MHH seeks treatment strategy for rare bile duct disease

DFG funds multicentre study with 1.3 million euros



With growing advances in intensive care medicine, more and more patients are surviving the most serious illnesses, accidents or massive surgical interventions such as organ transplants. At the same time, the risk of a dangerous complication is increasing: because the blood pressure often drops in seriously ill patients and the vessels are therefore less well supplied with blood, the fine bile ducts in the liver can become blocked and the bile can no longer flow out. The so-called secondary sclerosing cholangitis in critically ill patients (SSC-CIP) leads to progressive destruction of the bile duct tree and ends fatally in every second patient. Those with severe COVID-19 are also affected, as intensive mechanical ventilation and abdominal positioning seem to further this development. Because SSC-CIP is a rare disease, there are no binding recommendations for diagnosis and therapy. This gap is now to be closed by a multicentre clinical study led by PD Dr. Torsten Voigtländer, Senior Consultant Endoscopist at the Clinic for Gastroenterology, Hepatology and Endocrinology at the Hannover Medical School (MHH). The German Research Foundation (DFG) is funding the project for three years with around 1.3 million euros.

Improving the survival chances of SSC-CIP patients

"We are collecting data from SSC-CIP cases from ten clinics throughout Germany in order to understand the exact mechanisms of disease development and draw conclusions about suitable treatment strategies," says PD Dr Voigtländer. Currently, the most common therapeutic approach is to clean and dilate the narrowed bile ducts with the help of a special endoscope and to remove existing blockages. "Despite this treatment, however, cholangitis sometimes progresses, the bile ducts harden and, in the final stage, the liver fails and only organ transplantation remains as a last resort," explains the gastroenterologist. Moreover, it is unclear whether the repeated endoscopic interventions into the bile ducts are at all helpful for the course of the disease. This is because every time endoscopes, catheters or guide wires are inserted into what is actually a sterile system, the risk of bacterial infection or even blood poisoning increases. "Our study is the first to clarify whether regular endoscopic cleaning of the bile duct system actually improves or worsens the course of SSC-CIP," emphasises the physician.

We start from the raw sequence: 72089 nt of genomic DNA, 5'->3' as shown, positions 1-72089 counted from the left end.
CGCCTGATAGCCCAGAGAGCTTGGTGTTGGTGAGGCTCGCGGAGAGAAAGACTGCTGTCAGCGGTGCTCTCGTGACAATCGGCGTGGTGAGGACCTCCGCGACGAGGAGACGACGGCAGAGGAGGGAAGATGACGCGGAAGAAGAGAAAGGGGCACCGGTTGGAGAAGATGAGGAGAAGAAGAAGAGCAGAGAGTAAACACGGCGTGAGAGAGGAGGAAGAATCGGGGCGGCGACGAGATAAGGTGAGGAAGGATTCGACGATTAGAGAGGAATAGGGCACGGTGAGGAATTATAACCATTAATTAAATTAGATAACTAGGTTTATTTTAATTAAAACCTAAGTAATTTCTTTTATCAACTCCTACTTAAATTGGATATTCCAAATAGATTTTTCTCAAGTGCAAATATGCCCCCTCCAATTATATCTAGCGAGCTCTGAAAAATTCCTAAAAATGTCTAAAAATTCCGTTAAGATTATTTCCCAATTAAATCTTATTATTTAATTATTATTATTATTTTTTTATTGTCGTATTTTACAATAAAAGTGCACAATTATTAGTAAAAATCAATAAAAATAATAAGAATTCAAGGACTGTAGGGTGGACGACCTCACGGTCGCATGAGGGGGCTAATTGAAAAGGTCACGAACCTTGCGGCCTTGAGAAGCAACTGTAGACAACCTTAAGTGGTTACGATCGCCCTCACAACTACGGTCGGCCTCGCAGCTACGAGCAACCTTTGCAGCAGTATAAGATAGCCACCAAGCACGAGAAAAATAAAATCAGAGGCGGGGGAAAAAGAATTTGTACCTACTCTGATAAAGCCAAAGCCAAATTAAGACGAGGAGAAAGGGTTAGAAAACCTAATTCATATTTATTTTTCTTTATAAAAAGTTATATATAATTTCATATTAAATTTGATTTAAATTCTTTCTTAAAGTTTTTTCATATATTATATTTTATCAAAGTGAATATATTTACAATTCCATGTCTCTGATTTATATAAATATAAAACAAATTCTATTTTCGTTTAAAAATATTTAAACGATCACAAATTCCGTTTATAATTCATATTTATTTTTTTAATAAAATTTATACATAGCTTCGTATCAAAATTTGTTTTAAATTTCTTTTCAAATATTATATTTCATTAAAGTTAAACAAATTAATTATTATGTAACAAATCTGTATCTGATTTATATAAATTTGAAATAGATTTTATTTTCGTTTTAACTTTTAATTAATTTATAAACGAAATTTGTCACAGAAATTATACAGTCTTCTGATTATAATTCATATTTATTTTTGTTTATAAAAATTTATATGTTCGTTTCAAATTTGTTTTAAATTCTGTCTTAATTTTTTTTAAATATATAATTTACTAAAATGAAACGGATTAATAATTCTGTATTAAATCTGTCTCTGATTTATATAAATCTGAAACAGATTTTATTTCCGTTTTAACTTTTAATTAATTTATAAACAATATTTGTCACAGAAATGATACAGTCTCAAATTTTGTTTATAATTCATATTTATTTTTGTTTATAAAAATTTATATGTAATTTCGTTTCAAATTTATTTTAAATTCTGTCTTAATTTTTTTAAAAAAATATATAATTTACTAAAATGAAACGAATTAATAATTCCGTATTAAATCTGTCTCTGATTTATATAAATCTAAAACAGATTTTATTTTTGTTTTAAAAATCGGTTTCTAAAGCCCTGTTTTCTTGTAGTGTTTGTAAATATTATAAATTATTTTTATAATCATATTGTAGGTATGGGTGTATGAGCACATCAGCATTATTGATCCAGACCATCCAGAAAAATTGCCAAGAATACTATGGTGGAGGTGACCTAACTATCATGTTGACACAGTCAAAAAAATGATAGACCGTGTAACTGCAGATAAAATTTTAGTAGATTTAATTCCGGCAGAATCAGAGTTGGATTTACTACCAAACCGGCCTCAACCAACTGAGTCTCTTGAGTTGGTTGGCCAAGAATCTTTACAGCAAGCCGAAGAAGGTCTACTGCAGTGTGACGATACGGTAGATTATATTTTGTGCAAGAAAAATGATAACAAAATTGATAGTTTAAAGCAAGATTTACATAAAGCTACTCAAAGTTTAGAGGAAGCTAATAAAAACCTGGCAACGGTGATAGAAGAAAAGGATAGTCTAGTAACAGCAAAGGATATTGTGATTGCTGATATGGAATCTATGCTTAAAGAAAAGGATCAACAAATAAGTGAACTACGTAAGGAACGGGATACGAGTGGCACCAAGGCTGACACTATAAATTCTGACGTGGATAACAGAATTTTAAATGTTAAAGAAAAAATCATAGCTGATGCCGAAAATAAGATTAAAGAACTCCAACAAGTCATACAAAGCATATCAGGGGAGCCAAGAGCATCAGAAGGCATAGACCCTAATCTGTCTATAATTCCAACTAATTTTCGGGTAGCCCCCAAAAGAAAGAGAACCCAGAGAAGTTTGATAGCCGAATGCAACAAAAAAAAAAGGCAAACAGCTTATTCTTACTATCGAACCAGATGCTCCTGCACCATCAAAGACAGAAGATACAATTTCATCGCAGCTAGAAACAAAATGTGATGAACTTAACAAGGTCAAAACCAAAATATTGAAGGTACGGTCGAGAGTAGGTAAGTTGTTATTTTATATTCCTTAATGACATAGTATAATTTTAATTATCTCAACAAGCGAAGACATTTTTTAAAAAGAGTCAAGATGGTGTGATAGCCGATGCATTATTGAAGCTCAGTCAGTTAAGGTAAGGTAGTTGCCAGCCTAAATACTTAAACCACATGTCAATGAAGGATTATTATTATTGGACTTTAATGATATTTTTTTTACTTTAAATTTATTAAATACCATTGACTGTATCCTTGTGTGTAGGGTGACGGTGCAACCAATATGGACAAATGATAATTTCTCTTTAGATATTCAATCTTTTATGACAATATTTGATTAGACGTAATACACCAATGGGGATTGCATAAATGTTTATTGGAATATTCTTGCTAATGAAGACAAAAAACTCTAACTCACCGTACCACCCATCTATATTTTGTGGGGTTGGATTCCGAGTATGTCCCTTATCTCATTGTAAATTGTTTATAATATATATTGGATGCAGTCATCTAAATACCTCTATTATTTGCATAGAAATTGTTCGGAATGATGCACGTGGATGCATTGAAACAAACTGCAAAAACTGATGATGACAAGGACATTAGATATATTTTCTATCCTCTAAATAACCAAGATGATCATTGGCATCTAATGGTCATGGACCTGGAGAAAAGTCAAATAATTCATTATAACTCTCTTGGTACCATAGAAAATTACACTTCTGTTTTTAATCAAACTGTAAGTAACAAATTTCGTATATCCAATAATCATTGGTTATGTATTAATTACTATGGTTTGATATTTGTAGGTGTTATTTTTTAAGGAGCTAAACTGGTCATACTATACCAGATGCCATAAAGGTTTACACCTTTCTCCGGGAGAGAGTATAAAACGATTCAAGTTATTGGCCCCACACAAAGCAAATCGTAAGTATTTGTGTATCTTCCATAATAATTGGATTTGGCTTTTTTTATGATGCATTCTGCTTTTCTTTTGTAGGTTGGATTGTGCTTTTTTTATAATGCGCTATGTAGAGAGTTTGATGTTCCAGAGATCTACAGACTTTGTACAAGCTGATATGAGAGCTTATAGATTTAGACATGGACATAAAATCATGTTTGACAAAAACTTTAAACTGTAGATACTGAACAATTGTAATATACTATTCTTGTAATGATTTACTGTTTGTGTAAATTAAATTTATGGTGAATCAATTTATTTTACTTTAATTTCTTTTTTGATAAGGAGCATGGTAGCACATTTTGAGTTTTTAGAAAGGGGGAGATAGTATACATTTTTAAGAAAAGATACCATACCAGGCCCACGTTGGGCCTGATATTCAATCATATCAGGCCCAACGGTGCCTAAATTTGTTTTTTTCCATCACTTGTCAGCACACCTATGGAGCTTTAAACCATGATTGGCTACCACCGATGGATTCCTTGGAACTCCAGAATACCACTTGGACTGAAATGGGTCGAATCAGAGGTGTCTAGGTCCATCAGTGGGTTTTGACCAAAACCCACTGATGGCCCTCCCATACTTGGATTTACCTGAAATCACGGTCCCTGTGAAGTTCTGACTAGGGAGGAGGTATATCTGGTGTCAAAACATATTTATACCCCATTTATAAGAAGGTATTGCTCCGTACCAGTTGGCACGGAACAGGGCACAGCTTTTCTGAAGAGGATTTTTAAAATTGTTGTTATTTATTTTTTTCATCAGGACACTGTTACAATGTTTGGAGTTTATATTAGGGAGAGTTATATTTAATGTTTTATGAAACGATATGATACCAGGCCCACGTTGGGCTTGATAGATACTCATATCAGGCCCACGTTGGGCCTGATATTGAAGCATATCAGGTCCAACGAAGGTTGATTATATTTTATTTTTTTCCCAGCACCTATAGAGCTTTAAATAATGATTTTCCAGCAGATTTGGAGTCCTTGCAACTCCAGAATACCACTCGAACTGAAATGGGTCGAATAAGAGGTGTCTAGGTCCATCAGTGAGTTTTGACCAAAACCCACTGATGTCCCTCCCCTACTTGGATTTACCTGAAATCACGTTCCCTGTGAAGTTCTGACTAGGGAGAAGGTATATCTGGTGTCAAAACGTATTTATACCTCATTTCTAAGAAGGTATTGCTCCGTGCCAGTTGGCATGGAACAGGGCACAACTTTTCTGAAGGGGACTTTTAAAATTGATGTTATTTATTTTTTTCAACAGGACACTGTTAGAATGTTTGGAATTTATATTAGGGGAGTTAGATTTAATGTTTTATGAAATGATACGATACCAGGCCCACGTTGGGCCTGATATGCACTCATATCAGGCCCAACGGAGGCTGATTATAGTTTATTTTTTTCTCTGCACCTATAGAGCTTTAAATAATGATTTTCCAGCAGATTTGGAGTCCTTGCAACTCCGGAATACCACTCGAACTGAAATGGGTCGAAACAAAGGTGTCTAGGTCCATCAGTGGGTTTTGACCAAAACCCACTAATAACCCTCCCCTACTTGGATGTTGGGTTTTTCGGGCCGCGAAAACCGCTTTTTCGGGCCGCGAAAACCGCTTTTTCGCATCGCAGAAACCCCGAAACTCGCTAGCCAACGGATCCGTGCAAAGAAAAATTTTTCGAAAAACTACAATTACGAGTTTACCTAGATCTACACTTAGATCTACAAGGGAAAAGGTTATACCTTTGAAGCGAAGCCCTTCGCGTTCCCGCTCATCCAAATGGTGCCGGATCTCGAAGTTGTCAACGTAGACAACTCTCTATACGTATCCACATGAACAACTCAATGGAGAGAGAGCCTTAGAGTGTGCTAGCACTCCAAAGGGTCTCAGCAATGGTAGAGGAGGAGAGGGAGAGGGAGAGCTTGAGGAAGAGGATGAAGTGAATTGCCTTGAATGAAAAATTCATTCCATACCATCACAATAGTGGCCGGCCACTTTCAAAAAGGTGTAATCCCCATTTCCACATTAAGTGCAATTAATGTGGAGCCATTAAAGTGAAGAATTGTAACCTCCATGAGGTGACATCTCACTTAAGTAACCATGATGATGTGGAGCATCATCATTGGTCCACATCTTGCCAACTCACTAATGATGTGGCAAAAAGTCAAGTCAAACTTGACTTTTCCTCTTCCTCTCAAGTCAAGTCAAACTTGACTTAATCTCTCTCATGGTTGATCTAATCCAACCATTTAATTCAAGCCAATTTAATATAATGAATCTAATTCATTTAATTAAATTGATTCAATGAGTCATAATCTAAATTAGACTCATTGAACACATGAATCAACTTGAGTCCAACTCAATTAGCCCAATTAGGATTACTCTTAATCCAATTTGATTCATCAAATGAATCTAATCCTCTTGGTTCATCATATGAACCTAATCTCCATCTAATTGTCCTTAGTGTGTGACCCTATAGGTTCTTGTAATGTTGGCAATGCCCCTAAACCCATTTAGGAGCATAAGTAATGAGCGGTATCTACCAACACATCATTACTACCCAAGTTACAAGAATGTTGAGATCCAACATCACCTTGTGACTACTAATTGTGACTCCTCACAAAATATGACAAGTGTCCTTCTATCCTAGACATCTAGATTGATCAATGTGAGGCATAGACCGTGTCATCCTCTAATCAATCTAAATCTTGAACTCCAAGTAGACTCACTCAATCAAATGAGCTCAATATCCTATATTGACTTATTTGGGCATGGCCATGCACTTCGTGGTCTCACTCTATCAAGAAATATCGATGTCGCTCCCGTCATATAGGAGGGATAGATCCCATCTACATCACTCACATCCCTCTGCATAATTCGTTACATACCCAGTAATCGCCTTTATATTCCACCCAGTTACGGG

The aim of the study is to develop a standard therapy based on proven efficacy that improves patients’ chances of survival. And in the gastroenterologist’s view, this is all the more necessary because SSC-CIP is probably not as rare as previously assumed. "The disease is rather unknown and therefore the number of cases is probably underestimated," says the senior physician. This is also shown by experience from the MHH. While 54 patients with SSC CIP were identified between 2001 and 2011, there were already 120 affected between 2012 and 2020. And this does not even include seriously ill COVID-19 patients.


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